- When asked what he got his wife for her birthday, he had this to say: “Nothing. She already has Zlatan.” (See above comment about Chuck Norris crossed with Ron Artest.)
- He’s most famous for this goal which provoked this response from Brian Phillips.
- There’s a clip on YouTube called “Don’t Touch Zlatan Ibrahimovic” and it’s hilarious.
All these things make him who he is, of course, but the first I ever saw of him is this goal he scored while playing for Ajax in the Dutch Eredivisie. I saw it and it was something I had to immediately show my roommate because I couldn’t believe he pulled it off:
One of the ironies of the way we sometimes talk about enchantment is that the discussion itself can become arid and sterile, the very opposite of the sort of feeling we’re trying to describe. We’re trying to describe the experience of seeing creation with the sort of exuberant spirit that Chesterton ascribed to God when in Orthodoxy he compared God to a delighted child, suggesting that the sun rises every day because God in his delight says “do it again!”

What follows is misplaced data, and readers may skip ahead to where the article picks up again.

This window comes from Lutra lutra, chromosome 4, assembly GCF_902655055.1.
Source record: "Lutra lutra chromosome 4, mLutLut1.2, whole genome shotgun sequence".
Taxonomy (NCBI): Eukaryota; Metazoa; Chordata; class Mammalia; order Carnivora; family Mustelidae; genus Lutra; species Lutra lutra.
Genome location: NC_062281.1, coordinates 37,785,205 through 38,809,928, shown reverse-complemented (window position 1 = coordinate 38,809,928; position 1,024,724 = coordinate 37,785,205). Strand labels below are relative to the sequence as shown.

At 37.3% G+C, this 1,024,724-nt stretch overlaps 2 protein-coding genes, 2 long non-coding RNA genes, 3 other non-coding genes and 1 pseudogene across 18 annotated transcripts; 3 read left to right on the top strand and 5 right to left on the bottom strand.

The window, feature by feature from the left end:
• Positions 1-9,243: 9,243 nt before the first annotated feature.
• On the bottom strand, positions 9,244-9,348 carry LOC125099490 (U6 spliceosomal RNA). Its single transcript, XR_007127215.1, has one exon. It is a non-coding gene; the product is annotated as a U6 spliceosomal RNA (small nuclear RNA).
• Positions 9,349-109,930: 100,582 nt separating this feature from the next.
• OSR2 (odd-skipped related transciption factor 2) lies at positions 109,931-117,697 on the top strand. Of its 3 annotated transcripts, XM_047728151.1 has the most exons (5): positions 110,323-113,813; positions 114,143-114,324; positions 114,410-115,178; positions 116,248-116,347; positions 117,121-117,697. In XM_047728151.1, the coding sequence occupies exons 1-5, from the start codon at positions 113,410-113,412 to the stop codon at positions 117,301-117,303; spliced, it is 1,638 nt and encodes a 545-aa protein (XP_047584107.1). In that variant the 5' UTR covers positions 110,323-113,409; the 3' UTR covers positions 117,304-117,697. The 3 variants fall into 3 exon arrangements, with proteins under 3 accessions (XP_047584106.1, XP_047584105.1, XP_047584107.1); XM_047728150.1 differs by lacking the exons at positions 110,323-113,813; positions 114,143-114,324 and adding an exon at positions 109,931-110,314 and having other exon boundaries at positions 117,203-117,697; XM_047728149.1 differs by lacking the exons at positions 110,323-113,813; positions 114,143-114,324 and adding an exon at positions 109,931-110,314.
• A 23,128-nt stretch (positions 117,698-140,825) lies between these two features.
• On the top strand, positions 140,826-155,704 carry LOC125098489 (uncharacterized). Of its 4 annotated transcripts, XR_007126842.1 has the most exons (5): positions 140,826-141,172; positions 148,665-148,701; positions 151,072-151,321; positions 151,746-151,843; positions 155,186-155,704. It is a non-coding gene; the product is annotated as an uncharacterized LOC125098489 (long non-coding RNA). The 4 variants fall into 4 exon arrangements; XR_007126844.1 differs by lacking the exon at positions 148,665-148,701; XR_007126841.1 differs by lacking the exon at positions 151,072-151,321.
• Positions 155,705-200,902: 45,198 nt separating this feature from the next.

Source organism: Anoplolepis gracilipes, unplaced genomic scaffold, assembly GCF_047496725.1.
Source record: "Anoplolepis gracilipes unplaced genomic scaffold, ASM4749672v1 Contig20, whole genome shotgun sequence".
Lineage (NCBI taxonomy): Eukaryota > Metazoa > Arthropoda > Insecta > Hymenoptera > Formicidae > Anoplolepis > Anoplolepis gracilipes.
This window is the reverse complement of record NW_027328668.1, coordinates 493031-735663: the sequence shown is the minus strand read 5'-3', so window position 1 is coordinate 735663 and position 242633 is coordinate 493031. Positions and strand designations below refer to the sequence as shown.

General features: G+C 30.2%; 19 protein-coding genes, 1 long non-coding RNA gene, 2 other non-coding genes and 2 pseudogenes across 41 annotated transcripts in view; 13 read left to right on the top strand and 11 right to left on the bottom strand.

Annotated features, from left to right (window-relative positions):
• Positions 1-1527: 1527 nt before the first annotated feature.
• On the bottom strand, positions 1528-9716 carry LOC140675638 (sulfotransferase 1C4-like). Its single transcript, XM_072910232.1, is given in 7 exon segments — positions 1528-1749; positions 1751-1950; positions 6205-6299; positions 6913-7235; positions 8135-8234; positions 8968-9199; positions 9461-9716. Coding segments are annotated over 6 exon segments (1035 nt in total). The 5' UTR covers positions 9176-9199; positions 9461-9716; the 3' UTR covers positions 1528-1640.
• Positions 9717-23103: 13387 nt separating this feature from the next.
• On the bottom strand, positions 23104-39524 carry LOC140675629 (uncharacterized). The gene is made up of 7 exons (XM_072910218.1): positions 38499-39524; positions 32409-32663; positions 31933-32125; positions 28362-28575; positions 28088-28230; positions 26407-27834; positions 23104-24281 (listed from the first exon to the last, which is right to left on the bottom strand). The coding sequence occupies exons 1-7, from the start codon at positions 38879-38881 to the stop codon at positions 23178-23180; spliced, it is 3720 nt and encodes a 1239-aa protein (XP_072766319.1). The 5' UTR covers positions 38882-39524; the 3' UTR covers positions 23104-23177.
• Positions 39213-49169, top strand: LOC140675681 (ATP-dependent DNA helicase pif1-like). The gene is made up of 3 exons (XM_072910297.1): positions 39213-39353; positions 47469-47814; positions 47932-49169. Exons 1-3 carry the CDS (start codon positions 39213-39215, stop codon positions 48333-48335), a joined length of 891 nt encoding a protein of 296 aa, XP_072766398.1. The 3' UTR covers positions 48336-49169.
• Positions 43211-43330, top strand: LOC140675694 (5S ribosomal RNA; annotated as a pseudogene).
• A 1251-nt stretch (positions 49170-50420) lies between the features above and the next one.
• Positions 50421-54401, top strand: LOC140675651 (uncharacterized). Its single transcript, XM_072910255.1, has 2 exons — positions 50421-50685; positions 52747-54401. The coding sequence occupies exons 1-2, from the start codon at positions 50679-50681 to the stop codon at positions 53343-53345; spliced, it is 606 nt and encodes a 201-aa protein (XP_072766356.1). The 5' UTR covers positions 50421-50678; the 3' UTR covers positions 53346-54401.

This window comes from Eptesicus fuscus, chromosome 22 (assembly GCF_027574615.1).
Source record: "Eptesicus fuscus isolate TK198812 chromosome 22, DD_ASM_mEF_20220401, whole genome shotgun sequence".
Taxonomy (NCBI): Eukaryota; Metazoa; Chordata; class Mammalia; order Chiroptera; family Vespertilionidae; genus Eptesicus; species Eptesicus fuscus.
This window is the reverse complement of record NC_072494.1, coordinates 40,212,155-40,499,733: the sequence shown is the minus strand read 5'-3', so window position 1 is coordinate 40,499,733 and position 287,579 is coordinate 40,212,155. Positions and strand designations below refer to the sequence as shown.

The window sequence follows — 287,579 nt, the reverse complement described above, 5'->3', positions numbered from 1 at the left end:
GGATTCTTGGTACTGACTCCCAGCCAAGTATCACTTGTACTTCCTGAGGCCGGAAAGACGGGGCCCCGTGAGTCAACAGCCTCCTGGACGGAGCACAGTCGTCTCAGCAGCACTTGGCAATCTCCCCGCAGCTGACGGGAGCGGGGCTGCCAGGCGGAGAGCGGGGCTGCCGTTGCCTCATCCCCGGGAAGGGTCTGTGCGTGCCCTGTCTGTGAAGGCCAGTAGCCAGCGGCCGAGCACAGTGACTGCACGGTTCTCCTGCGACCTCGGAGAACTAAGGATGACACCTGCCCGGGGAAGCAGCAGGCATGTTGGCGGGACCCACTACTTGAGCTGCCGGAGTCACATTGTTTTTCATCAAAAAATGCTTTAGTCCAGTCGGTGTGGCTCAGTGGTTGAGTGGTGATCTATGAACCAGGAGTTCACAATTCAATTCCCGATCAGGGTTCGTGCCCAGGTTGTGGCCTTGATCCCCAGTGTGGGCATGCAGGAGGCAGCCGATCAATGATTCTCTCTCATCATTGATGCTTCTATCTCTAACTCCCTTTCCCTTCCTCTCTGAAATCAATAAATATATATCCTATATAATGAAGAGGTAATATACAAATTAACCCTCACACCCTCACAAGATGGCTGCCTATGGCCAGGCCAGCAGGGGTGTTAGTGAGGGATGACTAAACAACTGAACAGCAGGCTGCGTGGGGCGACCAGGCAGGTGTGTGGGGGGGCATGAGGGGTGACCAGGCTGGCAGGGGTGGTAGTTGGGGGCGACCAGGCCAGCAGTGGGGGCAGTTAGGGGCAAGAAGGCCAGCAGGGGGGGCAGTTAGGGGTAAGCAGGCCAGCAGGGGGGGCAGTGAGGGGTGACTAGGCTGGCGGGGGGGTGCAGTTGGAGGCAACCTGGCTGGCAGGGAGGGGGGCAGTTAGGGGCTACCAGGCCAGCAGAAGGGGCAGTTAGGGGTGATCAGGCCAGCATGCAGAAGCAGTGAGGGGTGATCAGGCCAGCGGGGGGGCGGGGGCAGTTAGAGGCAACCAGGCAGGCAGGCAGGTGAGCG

What we’re really trying to describe, I think, is simply the experience of incomprehension, of a distance too great to be spanned by any means we know, of the sort of otherness that is not unpleasant but actually quite enjoyable. It’s the feeling I got the first time I walked into the Cathedral of Saint Paul in St Paul, MN and looked up into the dome hanging above my head. There is something in human beings that likes to feel small.
This goes against much of our popular wisdom, of course. We talk a great deal about the many things we are capable of as human beings–both technologically and even in more personal terms. Sometimes the two blend together, as in the popular Mac ad featuring Robin William’s voiceover from Dead Poet’s Society: